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UM mental health study on Nabawan residents
Published on: Thursday, October 05, 2023
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Dr Somiah interviewing respondents from Pekan Nabawan.
Kota Kinabalu: The mental health of men and women in remote Nabawan differs greatly from that of urban communities in Sabah, according to a preliminary research by Universiti Malaya (UM) anthropologist and Sabahan native, Dr Vilashini Somiah. 

“Even within rural poor communities like that of Nabawan, class distinctions between different groups of communities still exist (between poor and poorer),” Dr Somiah said in a statement, here, Monday.

The research titled “The Mental Health Struggles and Other Survival Issues of Indigenous, Rural Sabahans Post Covid-19: A Gendered Analysis” is under the funding of UM’s Faculty of Arts and Social Sciences (FASS).

The research is working on recognising and highlighting the life­ experiences of indigenous Sabahans living in rural areas and their ongoing struggle with mental health issues, while also paying attention to the daily survival practices of the men and women of the district of Nabawan with mental health issues post Covid-19.

Dr Somiah said these different classes would mean scarcer access to already limited medical resources depending on your gender, age, disability and extremities to geographical locations (many villages scattered throughout Nabawan are inaccessible by commercial vehicles especially during monsoon seasons). 

“Following this, any ongoing mental health policies and aid in place to help residents of Nabawan can only be offered during scheduled monthly visits and for those within the proximity of Nabawan town itself.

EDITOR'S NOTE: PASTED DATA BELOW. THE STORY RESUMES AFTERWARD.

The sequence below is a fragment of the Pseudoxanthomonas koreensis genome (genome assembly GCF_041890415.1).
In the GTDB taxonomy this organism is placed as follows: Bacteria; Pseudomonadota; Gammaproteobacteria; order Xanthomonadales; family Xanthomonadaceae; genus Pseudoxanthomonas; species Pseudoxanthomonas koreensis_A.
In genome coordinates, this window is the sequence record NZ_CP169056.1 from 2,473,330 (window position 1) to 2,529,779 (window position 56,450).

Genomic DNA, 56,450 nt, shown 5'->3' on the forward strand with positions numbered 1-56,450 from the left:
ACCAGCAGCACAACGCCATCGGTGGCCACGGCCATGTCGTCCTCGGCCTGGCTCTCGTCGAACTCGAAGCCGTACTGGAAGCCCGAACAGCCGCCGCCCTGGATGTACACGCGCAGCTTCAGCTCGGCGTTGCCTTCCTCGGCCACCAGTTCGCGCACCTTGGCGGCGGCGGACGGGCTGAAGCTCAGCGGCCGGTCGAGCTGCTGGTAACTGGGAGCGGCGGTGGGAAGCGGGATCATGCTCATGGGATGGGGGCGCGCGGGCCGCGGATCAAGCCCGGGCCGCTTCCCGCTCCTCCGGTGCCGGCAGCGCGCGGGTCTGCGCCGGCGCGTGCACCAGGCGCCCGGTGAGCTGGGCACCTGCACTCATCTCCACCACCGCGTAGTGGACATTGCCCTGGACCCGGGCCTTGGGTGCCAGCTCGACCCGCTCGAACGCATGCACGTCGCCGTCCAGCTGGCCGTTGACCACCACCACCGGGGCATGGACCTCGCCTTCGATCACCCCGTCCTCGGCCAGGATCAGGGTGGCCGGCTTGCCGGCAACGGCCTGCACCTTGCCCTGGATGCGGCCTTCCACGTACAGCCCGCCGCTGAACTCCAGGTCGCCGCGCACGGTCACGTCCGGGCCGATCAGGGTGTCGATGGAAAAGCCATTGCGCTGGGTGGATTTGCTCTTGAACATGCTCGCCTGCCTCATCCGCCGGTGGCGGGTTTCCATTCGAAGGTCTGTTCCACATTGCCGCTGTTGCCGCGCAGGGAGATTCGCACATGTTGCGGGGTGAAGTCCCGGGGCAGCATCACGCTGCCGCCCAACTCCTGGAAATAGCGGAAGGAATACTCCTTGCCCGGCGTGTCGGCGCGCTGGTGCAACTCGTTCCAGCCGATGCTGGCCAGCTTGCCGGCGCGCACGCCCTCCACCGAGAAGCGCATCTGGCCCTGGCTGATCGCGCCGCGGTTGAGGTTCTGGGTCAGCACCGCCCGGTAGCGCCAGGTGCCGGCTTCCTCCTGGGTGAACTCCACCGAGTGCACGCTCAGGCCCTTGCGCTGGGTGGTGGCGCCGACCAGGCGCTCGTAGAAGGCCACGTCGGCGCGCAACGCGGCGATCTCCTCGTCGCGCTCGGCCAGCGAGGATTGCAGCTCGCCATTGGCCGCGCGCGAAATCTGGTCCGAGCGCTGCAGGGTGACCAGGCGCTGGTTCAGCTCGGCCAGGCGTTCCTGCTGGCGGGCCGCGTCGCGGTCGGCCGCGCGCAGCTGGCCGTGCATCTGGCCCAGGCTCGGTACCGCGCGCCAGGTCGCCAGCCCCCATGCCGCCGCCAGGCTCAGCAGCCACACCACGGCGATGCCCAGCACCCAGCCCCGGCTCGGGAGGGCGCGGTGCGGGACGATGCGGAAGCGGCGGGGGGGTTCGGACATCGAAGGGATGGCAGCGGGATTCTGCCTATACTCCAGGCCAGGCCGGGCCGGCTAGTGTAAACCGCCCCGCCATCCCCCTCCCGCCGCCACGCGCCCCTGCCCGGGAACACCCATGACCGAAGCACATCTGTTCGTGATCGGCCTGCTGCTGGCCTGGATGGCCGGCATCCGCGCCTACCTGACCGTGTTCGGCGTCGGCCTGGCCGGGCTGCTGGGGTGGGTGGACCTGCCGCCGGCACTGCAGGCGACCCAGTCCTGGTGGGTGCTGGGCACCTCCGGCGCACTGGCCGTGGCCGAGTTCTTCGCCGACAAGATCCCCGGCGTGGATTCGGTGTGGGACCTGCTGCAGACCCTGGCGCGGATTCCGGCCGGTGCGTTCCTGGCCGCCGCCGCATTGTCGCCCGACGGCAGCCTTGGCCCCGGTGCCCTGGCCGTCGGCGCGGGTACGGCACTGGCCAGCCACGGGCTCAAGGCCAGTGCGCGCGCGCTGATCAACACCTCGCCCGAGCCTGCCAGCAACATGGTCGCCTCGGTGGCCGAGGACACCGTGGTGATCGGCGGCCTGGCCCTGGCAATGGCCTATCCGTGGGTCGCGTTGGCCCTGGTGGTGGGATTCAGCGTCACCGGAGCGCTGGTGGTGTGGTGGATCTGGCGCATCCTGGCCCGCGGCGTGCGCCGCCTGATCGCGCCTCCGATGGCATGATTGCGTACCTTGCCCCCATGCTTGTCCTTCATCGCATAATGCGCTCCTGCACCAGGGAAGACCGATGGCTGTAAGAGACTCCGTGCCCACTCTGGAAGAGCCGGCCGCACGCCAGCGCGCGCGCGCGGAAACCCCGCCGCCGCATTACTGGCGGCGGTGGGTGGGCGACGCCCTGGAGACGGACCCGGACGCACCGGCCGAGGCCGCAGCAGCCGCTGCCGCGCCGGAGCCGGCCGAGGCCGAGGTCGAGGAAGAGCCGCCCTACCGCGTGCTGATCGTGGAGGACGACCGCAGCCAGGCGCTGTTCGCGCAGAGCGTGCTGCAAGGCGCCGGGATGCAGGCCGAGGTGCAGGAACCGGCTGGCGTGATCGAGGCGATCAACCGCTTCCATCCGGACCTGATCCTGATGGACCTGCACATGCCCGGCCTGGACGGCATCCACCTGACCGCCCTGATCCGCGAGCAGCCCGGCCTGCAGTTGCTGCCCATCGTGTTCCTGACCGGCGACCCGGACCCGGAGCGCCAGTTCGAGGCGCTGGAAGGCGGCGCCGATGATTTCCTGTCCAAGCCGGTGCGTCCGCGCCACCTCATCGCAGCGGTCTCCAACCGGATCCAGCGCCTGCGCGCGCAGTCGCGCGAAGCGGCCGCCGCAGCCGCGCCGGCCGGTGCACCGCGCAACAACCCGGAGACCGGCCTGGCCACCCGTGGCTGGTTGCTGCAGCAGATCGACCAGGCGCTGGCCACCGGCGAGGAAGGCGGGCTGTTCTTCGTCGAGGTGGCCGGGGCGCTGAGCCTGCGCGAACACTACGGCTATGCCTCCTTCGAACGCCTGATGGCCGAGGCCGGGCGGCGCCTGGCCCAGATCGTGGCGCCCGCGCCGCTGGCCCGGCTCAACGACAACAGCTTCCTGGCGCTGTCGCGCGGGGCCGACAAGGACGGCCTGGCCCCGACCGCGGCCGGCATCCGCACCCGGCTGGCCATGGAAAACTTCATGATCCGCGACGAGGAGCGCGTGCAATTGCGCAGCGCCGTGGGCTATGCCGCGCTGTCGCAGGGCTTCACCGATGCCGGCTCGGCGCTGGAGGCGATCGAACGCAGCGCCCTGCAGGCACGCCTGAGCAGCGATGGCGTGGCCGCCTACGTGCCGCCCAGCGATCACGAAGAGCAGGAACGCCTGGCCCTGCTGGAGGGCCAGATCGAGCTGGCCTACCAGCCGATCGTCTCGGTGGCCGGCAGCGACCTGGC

“The observation that has come out from this study is that many men and women living in the most remote parts of the district have indicated suffering from traumas of disruptions to livelihood, loss of physical health and the subjugation of medical information about Covid-19. 

“These traumas have impacted the mental health of both men and women in remote Nabawan in ways that differ greatly from that of urban communities in Sabah,” she said. 

While medical aid continues to be a struggle in the most remote parts of Sabah – owing in part to the lack of medical practitioners stationed in these places and the difficulty of accessing these indigenous sites as well – respondents of this study have articulated to Dr Somiah two key positions. 

“Firstly, they are in desperate need of any form of medical counselling to help them deal with these ongoing traumas as they fear, if unattended, will cause further deterioration of their physical health. 

“Secondly, paradoxically, they also experience a complete distrust of the medical system of which respondents have said to not favour rural residents and, thus, improved health communication to this community is also needed,” she said. 

Since July of this year, assisted by UM master’s student Lauren Brodie Tsen, Dr Somiah has been researching and paying close attention to the numerous impacts of Covid-19 on mental health, livelihood and general wellbeing of rural communities from Kudat, Kota Marudu, Ranau, Kundasang, Bundu Tuhan before finally ending her study in the interiors of Nabawan where she has been stationed for the last two weeks. 

The research, which is multi-sited, has required her and her assistant to travel throughout these places by road in order to truly understand and experience the resilience, survivability, and nuanced lived experiences of indigenous persons in Sabah.

This study is currently at the completion of approximately 30 in-depth interviews with residents scattered throughout Nabawan including villages located in the borders of Tongod and Kalimantan. 

While Dr Somiah is currently working on interrogating state medical policies on mental health particularly those in relation to rural Sabah in Kota Kinabalu, she will return to Nabawan in the near future.





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